With much-needed roadwork on Second Avenue West and 15th Street will come inevitable traffic disruption.
© Herald photo by Tyler Clarke
The intersection of 15th Street and Second Avenue West is seen, where part of a two-phase concrete and asphalt project will get underway Sept. 10 and is expected to be completed by Sept. 20.
The project will consist of two phases, with the first phase beginning Sept. 10 and ending Sept. 16. The second phase will start Sept. 17 and conclude Sept. 20, weather permitting.
During phase one of the project, one eastbound lane will be open, as will two lanes heading west on 15th Street West. One lane heading both north and south on Second Avenue West will also stay open.
“We’re going to do everything we can to accommodate the traffic and be mindful of the fact that this will be disruptive, as 24,000 people a day travel through this intersection,” director of public works Colin Innes said, noting that he believes a bottleneck will occur.
Innes and manager of capital projects Wes Hicks unveiled the plans for the construction on Friday. Concrete work will be done in the northbound lane on Second Avenue West and 15th Street.
“That’s right beside Tim Hortons,” Innes said. “Anybody travelling through that intersection there has probably noticed that there is a series of cracks … And what that’s from is underneath the asphalt that’s there is old concrete.”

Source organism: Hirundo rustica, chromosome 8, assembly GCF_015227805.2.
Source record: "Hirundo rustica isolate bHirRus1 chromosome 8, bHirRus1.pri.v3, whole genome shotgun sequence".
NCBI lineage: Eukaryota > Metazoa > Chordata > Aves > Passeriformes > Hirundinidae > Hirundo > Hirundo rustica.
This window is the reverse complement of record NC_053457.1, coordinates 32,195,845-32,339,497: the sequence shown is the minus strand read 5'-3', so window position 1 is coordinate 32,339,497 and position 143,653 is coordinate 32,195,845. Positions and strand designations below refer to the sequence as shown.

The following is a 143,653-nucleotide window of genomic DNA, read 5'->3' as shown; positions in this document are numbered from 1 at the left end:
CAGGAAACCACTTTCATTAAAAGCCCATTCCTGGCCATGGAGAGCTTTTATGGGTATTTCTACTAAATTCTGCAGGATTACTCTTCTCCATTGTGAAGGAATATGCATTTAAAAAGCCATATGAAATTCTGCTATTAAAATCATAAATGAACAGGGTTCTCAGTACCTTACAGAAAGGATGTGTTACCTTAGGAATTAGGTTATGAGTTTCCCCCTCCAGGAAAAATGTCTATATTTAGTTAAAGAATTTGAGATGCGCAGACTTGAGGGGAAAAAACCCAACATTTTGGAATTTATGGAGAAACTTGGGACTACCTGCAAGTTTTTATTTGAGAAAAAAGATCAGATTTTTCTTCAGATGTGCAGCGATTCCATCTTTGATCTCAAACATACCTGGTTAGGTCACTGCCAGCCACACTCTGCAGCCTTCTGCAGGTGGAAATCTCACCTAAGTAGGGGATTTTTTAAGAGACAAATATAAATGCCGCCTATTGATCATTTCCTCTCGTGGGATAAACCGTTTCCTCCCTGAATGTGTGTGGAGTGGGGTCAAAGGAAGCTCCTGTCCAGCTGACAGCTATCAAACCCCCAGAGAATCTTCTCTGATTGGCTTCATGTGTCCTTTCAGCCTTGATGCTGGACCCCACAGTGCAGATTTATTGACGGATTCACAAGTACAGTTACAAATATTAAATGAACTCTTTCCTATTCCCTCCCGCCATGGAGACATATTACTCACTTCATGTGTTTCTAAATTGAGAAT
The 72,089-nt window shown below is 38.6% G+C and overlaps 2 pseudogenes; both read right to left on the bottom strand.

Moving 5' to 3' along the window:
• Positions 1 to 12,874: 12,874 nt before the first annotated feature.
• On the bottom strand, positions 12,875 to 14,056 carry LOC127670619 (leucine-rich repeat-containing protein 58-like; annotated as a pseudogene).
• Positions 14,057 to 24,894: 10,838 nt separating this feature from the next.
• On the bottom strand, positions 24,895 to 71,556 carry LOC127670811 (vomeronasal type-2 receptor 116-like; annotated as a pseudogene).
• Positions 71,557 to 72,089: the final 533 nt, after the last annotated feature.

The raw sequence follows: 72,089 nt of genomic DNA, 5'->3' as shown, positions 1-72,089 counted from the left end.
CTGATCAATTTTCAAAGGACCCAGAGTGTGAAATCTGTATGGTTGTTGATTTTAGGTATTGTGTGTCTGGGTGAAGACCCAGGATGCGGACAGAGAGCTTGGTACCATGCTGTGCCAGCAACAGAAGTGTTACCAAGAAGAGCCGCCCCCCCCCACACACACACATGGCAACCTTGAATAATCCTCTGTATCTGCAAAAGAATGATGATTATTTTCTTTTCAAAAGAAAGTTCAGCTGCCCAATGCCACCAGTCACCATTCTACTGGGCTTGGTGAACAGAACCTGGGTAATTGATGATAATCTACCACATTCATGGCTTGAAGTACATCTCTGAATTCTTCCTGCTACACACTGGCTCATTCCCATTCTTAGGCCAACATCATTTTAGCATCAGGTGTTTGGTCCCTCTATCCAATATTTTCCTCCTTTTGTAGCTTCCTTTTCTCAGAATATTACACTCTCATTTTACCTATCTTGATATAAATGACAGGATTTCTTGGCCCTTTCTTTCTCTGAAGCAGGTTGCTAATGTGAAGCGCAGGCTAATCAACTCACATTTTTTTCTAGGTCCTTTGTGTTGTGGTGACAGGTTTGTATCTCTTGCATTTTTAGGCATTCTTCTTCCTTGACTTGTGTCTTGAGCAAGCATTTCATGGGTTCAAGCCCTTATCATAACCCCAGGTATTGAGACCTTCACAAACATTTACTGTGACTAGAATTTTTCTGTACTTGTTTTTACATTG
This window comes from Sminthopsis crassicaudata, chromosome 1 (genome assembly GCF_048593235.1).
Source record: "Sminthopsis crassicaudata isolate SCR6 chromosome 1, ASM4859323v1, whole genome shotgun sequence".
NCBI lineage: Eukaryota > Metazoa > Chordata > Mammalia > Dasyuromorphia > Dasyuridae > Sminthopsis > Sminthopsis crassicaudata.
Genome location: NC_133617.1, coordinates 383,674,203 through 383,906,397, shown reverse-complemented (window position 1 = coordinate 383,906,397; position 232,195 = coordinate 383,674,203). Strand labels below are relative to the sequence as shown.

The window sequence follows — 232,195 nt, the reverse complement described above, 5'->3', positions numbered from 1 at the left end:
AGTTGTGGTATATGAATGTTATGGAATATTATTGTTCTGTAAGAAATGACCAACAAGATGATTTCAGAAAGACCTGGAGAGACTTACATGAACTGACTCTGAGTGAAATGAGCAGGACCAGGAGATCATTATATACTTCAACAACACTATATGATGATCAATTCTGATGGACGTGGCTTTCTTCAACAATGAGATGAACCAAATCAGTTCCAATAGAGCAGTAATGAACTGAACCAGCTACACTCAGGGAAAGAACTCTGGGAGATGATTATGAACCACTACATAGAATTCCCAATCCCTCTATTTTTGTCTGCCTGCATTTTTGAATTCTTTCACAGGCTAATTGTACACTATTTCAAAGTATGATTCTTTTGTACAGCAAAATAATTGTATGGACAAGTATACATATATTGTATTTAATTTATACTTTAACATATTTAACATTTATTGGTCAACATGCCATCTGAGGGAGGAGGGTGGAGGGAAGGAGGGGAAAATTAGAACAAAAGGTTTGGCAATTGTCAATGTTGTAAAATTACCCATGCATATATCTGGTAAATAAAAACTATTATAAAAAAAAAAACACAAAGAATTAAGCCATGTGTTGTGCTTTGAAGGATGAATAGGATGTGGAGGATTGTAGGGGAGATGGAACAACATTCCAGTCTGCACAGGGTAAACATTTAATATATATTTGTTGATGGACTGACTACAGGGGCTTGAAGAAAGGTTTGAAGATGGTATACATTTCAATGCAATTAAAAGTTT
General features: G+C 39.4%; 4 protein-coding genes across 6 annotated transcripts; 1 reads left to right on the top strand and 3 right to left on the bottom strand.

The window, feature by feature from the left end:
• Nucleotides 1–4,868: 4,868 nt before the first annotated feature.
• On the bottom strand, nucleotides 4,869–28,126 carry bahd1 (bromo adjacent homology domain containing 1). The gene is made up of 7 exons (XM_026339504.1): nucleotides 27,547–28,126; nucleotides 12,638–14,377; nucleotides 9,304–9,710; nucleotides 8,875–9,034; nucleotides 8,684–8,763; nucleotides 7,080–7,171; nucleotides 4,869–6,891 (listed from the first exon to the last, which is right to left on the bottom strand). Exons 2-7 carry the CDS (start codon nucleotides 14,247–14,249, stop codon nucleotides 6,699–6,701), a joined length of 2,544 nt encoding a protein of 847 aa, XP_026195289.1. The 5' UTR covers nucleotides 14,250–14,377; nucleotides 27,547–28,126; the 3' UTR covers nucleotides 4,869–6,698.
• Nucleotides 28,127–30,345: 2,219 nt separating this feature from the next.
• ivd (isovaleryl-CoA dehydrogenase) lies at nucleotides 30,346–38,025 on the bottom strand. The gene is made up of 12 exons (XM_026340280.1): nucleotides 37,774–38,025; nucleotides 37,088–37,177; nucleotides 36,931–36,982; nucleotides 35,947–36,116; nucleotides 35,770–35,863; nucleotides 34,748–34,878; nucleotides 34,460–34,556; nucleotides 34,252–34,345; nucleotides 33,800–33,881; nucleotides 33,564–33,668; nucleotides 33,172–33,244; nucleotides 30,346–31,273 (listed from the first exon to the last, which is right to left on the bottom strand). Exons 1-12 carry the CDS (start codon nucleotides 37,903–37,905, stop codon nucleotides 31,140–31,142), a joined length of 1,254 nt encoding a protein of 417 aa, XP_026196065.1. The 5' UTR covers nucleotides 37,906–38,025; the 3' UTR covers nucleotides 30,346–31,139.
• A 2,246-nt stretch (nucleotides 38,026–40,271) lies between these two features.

The old asphalt and concrete need to be removed in order for that intersection to be fixed, Innes said.
“If you just try to go overtop of the asphalt, two or three years from now, we’re going to see the same thing,” he said. “By putting the concrete in there, it’s going to be a much more solid structure.”
Phase two of the project will take place right in the middle of the intersection itself. However, an interim plan consisting of asphalt repair is in effect, because there is underground work that’s needs to be completed from the centre of the intersection to 12th Street.
Innes said the underground replacements, which need to occur within the next five years, would potentially last over two seasons.
“It’s going to be a large budgetary item,” he said.
“As Colin said, it’s a 112-year-old infrastructure,” Hicks said. “That is something that we have to replace in the near future, because it’s very critical … We don’t want to be paving and redoing the street scape and then having to dig it up later.”
City council approved $516,550 in funding for the concrete paving of three intersections on Aug. 13. Funding for the asphalt was also approved.
The city's infrastructure reserve, which is funded through a base tax of $60 per residential property and varying fees for commercial properties, is where the money is being drawn from.